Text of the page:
Breaking Down a New York City Desk Appearance Ticket & DAT

Although the New York City Police (NYPD) can easily arrest you and send you to Central Booking for any misdemeanor or “E” felony, in certain circumstances they can, and will, give you a Desk Appearance Ticket (often called a “DAT” or “Appearance Ticket”) instead. While you have still been arrested, whether your criminal lawyer secured this DAT for you or the police were just being reasonable in light of the allegations, you will be sent home after your fingerprints are taken. This blog entry addresses the “white paper” or “white ticket” that you were given and some routinely asked questions about what is contained therein. What is the Physical Desk Appearance Ticket

Before breaking down your DAT or Desk Appearance Ticket, it is critical to understand that it is NOT the complaint or criminal papers that will ultimately be filed against you. Instead, the DAT is a note or document that merely informs you that you must appear in a particular court on a particular date. Should your name, address or even the offense charged be incorrect, it in no way invalidates your DAT. In fact, if you lose the Appearance Ticket it would not adversely impact the prosecution’s case in any way. If you appear in New York City Criminal Court without this DAT, the court staff will locate the official criminal complaint against you. If you do not appear, on the other hand, a judge will likely order a bench warrant for your immediate arrest.

Understanding the Terms and Content of a Desk Appearance Ticket

There is an abundant amount of information that thrown into a New York Desk Appearance Ticket. Practically, speaking, much of it is not relevant to you, but is necessary for the court. One critically important piece information is the “OLBS Arrest-ID” which is found in the top right corner of a DAT just below the title of the document. This number starts with a letter. In Manhattan, for example, it starts with an “M.” The significance of this number is that it is uniquely assigned to your case. If you lose your DAT, but have this number, your case can easily be tracked even if the spelling of your name is incorrect. Further, if there is an issue that you would like your criminal lawyer to address prior to your court date, he or she will need that arrest number when contacting the District Attorney’s Office. Ultimately, once you appear in court, this arrest number is replaced or superseded by a docket number.

Another important piece of information is found on the left side. This is “Top Offense Charged.” As noted above, the crime placed here will be for an “E” felony or a misdemeanor. Keep in mind that there is only a space for one offense. When you go to court, however, prosecutors can and may add additional crimes to the complaint. One of the more common examples is in the shoplifting context where NY PL 165.40 and NY PL 155.25 are usually charged together even though only one crime is placed on the Desk Appearance Ticket.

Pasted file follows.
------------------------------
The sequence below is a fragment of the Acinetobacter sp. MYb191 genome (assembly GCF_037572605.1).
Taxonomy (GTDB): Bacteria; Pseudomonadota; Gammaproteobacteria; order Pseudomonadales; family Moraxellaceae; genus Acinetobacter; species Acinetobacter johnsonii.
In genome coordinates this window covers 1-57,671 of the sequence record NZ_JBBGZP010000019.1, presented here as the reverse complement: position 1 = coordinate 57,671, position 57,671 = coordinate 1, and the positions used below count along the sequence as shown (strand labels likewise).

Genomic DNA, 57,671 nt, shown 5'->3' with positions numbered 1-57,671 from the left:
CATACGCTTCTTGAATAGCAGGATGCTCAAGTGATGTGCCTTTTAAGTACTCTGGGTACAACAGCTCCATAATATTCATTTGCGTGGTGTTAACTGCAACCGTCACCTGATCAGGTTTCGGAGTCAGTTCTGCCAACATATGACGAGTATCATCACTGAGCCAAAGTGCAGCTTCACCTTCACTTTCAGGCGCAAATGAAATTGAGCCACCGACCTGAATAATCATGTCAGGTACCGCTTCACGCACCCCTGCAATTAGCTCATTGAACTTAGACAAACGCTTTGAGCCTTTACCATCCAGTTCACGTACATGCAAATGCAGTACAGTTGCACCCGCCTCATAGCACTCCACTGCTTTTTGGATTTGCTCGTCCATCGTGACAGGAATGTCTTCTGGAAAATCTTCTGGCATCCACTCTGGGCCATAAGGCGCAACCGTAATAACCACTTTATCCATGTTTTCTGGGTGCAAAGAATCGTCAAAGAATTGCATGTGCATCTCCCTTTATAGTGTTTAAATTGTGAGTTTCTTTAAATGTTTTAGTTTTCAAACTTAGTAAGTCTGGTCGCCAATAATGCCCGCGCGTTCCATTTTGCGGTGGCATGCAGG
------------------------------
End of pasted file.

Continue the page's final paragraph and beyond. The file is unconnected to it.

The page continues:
“At LOC,” located just below the crime you are charged with, indicates the physical court building where you are required to appear. If you are retaining counsel you should make the court building clear. While this seems fairly obvious, some counties, such as Manhattan (New York County) and Brooklyn (Kings County), have community courts in different locations than their larger counterparts. In Manhattan that court is on West 54th Street and in Brooklyn it is located in Red Hook.

What Should You Do With Your Desk Appearance Ticket

If you decide you do not wish to retain counsel, bring your Desk Appearance Ticket to court with you on your appearance date. Usually, the court staff has set up a bin for you to drop off your DAT. Ultimately, if you do not have the means, a legal-aid attorney or other public defender-type counsel will be assigned your case. Because there may be dozens or over even over a hundred cases on in a given day, getting to court early is crucial. If you have assigned counsel, he or she will have an enormous amount of clients to speak with for the first time immediately before seeing the judge.

In the event you retain a New York criminal lawyer, speak with him or her about the process. However, your criminal attorney will likely tell you to wait for him or her to appear and your attorney will hand the DAT in to the court. By doing so you will not be placed with the other defendants waiting to be assigned an attorney. Again, speak to your own counsel about this process.

Do You Need an Attorney for a DAT

That decision is yours to make. Educate yourself on the law. Educate yourself on the crime you are charged with. What are the the collateral consequences of any type of disposition? Will your “public defender” have the time to explain this and have a full understanding of your case in the moments before you see the judge? If you later learn your deal was “bad,” is there any real likelihood that you can withdraw your plea or disposition? Again, educate yourself thoroughly and consider vetting your case with counsel before walking into any courtroom alone.

To learn about the New York Desk Appearance Ticket process in great detail as well as the crimes commonly associated with DATs, please follow the links above or below.

Founded by two former Manhattan Assistant District Attorneys, the New York criminal lawyers at Saland Law PC represent those accused of misdemeanors and felonies throughout New York City and the neighboring counties.

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